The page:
Friday, January 30, 2009

Remember when we were fun...

Aaron at the Condo in Park City.
My mom and Stoy watched the kids for the weekend. BLESS THEM! It gave Aaron and I a chance to act like kids, instead of rear them.

One of Aaron's mission friends, Nathan Gordon, invited us to Park City to hang out with him and some friends that would be there for the Sundance Film Festival. He had rented a condo and we had a great time meeting everyone there for the festivities.

The thing that makes it blog-worthy is the introspection it caused me. You see, Nathan is single, and fun. I felt like a senior citizen as the oldest person at the condo. I think the youngest was Bridgette at a fresh and perky 20 (maybe 19). For the first time in my life I felt aged.

Weird feeling.

Going to Sundance was a little like falling into a portal to my life between 1987-1998. It was full of hot tubs, meeting new people and having tons of fun with people I may never see again.

Nathan, Bridgette and a number of other people I don't know in the hot tub, just after Aaron and another new friend threw cold water on them from the deck above.
I have never been a self-concious person, but I did not want to get in the hot tub with this crowd. I know that Heff doesn't mind hanging in the hot tub with playboy bunnies half his age, but I just couldn't bring myself and my stretch marks to hop in all together and say, "Hi. I'm Emily. I have three kids and have been married over half of your life."

By the second day, I was feeling a little less geeky. I think the option to be fully clothed in the group helped. We went out to dinner and met up with everyone on Main Street in Park City. It was one of the funnest and funniest nights I've had in a long time. We took obnoxious pictures and Aaron and I watched everyone else try to pick up on random "lonely"s on the sidewalks. (Did I mention that we were the only married people at the party?) We hit a midnight showing of a Sundance Film, The Informer, a disturbing depiction of L.A. in the 1980's at the beginning of the AIDS epidemic. And returned to the Condo and Hot Tub. We stayed up til dawn and slept in late.

I remember when that was my life. It doesn't seem like I have changed, but my life certainly has. The only reason I have been up at 4:30 am over the past 8 years was if I had a baby feeding, crying or puking. Or if my alarm was waking me to get to the gym to burn off that "baby fat".

It was fun to re-live those days. And it was fun to come home. I guess my life couldn't be better. I have the best of both worlds. Aaron and I manage to fill our marriage with time together and time with our kids. Personally I need both. And I have both. Lucky me.

Saturday, January 10, 2009


I try to be cool. I want to have skills. I see others with abilities and know that they are possible. I have all the right gear. I have positive thoughts. I leave my comfort zone and push myself to try things that are a bit of a stretch. Yet something is missing...

Aaron and I went on a date night to our local mountain, Bogus Basin, with a bunch of friends- skiiers and riders. It was well planned and a great night. Not the best conditions, quite icy, but not too bad. I forged onto the quad (fast chairlift that holds 4 people) and did my best to keep up with the crowd. They all know that I am not the most proficient rider, but wait for me at the bottom of the hill before heading back up the lift.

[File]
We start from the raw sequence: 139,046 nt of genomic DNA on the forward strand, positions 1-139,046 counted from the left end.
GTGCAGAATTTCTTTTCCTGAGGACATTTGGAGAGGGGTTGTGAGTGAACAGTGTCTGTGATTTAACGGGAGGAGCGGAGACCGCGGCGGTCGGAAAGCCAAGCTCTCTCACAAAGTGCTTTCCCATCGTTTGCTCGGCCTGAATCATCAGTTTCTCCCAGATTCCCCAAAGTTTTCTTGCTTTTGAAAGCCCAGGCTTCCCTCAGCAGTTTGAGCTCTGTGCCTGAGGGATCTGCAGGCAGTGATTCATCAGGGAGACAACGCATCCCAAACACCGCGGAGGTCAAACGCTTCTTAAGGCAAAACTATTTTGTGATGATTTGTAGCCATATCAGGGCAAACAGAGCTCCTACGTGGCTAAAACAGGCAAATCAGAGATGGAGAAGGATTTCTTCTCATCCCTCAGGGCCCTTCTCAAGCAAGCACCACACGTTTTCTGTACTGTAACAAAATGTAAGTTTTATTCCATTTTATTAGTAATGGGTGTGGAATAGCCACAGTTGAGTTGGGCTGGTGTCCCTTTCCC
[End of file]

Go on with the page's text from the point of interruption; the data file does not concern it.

We looped and looped. One run I fell and landed on my right butt cheek. A minor bump, no big deal. It happens to everyone. Up the lift again. While riding near the bottom of the run someone ran into me from behind. Sheesh! I have a hard enough time keeping myself from falling, that was just sabatage. I caught my breath and continued to meet Aaron and our friends waiting at the chairlift. Up again. The next run I crashed and although my body had stopped snowboarding, by board wasn't done. So my right knee took the brunt of becoming my break. That one stung a bit.

I thought that might be a good time for a snack and potty break. I soloed myself to the Lodge. Ah, the Lodge. Sweet refuge. A frozen protein bar and beef jerky were never so delicious. As I gazed out the foggy window I saw this little kid there at 8:30 pm, with a board the size of a skateboard. That's so cute, and cool. If he can do it, so can I. So I headed downstairs to the ski school and found out about lessons and when my kids and I could get signed up. I was ready to become one of those "mountain families". This will be great! We can come here every winter and all be really great snowboarders. I'll learn with them.

So I headed back out. Right as I was about to get my board on again I ran into my group all heading in for hot chocolate. So I couldn't refuse, and we went back into the Lodge. After sitting there for a while, we all agreed that we could call it a night and head back down the hill to continue the night with Rock Band 2 at my house. I guess my snowboarding practice was over for the night. I'd pick it up again tomorrow. Maybe even bring all the kids up tomorrow.

We parked in a lot half way between the top and bottom of the mountain. You have to take the chairlift up and ride halfway down a run to get to your car. On the lift up our friend Kenny mentioned that the last time he had come up to Bogus he had "fallen like a beginner" and still had a stiff neck. I thought, "Hmmmm, I had never thought falling like a beginner hurt more than other falls" but I must say, at this point I see what he means.

We all got off the chairlift, strapped into our bindings for the last time and headed down a cat track to get to the car. Cat tracks are my nemasis. The only way to be successful on a snowboard while riding a cat track is to get speed. Without poles or incline gravity to move your board, you are at the mercy of sheer speed to get you where you want to be.

I am a chicken. This is where I fail. I have to talk to myself a lot on cat tracks. "Balance, bend your knees, perfect balance, hear the snow on my board, guage speed, more balance" and then BOOM - the back edge of the board catches the snow wrong and I'm out.